A Guide To Drug-Drug Interactions In Podiatry

Author(s): 
Robert G. Smith, DPM, MSc, RPh, CPed

   If alternative agents are not appropriate, then one should monitor the patient for evidence of myopathy (muscle pain or weakness) and myoglobinuria (dark urine). Temporarily stopping simvastatin/lovastatin during the short-term itraconazole therapy is a reasonable alternative as long as patients keep their primary care providers informed of the drug regimen. Alternative statin agents like fluvastatin (Lescol, Novartis), rosuvastatin (Crestor, AstraZeneca) or even pravastatin (Pravachol, Bristol-Myers Squibb) may prove beneficial in patients who need long-term therapy of itraconazole.

   All “azoles” inhibit the CYP3A4 isoenzyme.16 Yu and colleagues reported the potential fluconazole drug interactions were very frequent among hospitalized patients on systemic azole antifungal therapy, but they had few apparent clinical consequences.17 The authors reported that among the 4,185 admissions who took azole agents (fluconazole, itraconazole or ketoconazole), 2,941 (70.3 percent) admissions experienced potential azole–drug interactions. This included 2,716 (92.3 percent) patients who experienced fluconazole interactions.

   The most frequent interactions with potential moderate to major severity were co-administration of fluconazole with prednisone (25.3 percent), midazolam (Dormicum, Roche) (17.5 percent), warfarin (14.7 percent), methylprednisolone (Medrol, Pfizer) (14.1 percent), cyclosporine (Gengraf, Abbott Laboratories) (10.7 percent) and nifedipine (Adalat, Bayer HealthCare) (10.1 percent).17 Fluconazole causes an increase of phenobarbital (Solfoton) and phenytoin (Dilantin, Pfizer) levels in the blood when patients take it concurrently with these anti-seizure agents.18

   Itraconazole appears to increase the bioavailability of digoxin (Lanoxin, GlaxoSmithKline) and/or reduce the renal and non-renal clearance of digoxin by inhibiting P-glycoprotein (PGP). Digoxin toxicity may occur when one uses it in combination with itraconazole.19 P-glycoprotein is an efflux transporter found in the small intestine, kidney, liver and brain. To manage this interaction, the preferred management strategy is to use an alternative antifungal that does not inhibit P-glycoprotein.

   Digoxin toxicity may occur when one uses it in combination with clarithromycin (Biaxin, Abbott Laboratories). Clarithromycin, a macrolide, enhances the absorption of digoxin and/or reduces its elimination by inhibiting PGP transport of digoxin.20 To manage this interaction, the preferred management strategy is to use an alternative antibiotic, preferably an anti-infective that does not inhibit PGP.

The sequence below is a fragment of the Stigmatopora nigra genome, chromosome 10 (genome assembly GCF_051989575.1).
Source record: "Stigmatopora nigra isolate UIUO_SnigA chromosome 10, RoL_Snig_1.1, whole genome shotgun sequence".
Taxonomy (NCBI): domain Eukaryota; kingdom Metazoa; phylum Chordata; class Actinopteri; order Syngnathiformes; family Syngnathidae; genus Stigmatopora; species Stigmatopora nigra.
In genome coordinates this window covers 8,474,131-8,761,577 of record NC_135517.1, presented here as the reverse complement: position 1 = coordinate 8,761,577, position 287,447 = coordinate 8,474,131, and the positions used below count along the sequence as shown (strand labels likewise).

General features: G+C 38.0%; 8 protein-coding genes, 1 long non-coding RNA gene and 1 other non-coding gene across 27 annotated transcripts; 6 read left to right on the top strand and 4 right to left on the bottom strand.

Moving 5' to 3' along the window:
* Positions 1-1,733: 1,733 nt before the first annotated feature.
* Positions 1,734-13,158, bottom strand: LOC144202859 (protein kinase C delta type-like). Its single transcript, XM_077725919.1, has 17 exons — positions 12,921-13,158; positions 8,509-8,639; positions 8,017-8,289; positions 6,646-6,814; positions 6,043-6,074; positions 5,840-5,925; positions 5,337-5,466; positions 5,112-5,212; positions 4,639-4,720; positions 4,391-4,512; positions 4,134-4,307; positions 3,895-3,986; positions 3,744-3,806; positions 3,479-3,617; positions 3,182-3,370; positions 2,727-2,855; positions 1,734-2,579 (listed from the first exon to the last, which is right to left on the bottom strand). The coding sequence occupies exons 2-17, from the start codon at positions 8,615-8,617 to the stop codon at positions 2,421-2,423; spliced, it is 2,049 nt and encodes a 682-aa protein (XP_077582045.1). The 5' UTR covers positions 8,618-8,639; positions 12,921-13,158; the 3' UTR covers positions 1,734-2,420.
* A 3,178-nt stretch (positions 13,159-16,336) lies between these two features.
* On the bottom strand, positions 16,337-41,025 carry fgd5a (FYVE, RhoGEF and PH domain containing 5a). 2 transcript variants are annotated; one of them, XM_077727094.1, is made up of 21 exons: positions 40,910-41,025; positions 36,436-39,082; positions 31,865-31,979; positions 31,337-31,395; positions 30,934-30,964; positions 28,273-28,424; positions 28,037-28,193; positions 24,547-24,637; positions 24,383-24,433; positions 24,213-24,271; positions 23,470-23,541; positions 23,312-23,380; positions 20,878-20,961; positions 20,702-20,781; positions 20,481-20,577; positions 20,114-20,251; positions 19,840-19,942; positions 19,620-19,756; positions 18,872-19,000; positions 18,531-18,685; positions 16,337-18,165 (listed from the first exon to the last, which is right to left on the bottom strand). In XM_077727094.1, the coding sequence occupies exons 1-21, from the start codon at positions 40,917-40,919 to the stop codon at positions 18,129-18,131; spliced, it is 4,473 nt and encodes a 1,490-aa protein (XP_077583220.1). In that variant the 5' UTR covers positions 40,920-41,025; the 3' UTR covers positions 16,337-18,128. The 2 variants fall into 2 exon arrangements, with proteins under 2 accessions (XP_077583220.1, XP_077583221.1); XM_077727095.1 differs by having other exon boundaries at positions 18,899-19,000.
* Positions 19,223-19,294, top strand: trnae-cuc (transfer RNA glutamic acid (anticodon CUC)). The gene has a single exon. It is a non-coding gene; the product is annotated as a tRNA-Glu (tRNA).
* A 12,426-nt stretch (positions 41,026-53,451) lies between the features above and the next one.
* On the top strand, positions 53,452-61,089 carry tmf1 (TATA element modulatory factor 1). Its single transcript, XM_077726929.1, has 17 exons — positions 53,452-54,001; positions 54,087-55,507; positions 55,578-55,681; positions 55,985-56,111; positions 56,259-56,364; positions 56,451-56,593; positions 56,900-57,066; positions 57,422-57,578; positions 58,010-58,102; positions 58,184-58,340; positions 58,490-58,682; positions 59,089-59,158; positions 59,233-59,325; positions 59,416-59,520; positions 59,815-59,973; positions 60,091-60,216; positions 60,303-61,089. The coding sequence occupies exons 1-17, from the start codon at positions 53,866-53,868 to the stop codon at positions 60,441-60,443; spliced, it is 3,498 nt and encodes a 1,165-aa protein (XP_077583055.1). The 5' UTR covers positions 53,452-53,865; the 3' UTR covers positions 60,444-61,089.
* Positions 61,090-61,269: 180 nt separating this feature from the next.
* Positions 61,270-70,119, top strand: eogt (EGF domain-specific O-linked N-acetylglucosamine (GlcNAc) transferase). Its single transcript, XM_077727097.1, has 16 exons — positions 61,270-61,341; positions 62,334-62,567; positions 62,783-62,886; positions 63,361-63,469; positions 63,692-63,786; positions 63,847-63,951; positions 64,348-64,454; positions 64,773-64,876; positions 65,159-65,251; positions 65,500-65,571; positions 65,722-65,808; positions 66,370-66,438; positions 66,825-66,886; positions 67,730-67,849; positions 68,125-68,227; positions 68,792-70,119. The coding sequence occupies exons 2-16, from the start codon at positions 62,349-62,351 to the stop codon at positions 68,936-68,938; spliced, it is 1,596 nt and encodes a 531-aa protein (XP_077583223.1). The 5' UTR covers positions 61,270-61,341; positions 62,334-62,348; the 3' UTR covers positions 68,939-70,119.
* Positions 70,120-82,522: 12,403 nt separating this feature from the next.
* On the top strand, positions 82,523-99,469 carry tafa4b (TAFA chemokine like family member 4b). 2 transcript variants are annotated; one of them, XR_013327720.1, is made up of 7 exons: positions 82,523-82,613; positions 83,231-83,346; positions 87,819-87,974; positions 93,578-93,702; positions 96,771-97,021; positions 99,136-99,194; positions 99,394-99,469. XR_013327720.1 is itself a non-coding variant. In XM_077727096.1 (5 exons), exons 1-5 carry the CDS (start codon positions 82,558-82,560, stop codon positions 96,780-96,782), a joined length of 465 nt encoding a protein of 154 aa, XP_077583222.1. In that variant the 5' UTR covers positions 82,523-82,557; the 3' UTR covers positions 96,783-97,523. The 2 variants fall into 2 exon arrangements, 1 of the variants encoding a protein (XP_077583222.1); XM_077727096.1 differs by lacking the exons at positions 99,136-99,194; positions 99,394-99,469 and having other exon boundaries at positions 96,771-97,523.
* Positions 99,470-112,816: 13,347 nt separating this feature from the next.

Warfarin is an anticoagulant racemic mixture of S- and R-warfarin enantiomers. The metabolism of these enantiomers is by different CYPs. S-warfarin is primarily metabolized by CYP2C9 and R-warfarin is metabolized by CYP1A2, CYP2C19 and CYP3A4. Fluconazole causes a dose-related inhibition of the metabolism by CYP2C9 and increases warfarin concentration and bleeding risk.21

   Monitor carefully for an altered warfarin response if the patient starts on an interacting “azole antifungal,” stops taking it or changes dosage. Inhibition of warfarin metabolism by CYPC9 and resulting bleeding risk can occur with sulfamethoxazole/trimethoprim (Bactrim, Roche) and metronidazole (Flagyl, Pfizer).21 Researchers have reported that quinolones and macrolides increase the anticoagulant effects of warfarin.21 Oral penicillin, amoxicillin (Amoxil, GlaxoSmithKline), ampicillin, oral cephalosporins and penicillins have not been shown to interact with warfarin. These agents are considered preferred alternatives. In those cases when alternatives are not appropriate, carefully monitor the international normalized ratio (INR) and check for signs of bleeding.

NSAIDs And Drug Interactions: What You Should Know

All NSAIDs, with the possible exception of nabumetone (Relafen, GlaxoSmithKline), affect platelet aggregation and can increase bleeding, thereby affecting anticoagulant therapy. The interaction between warfarin and NSAIDs is considered pharmacodynamic in nature with an additive risk of bleeding related to the antiplatelet effects and gastrointestinal erosion associated with NSAIDs and the anticoagulant effect of warfarin.

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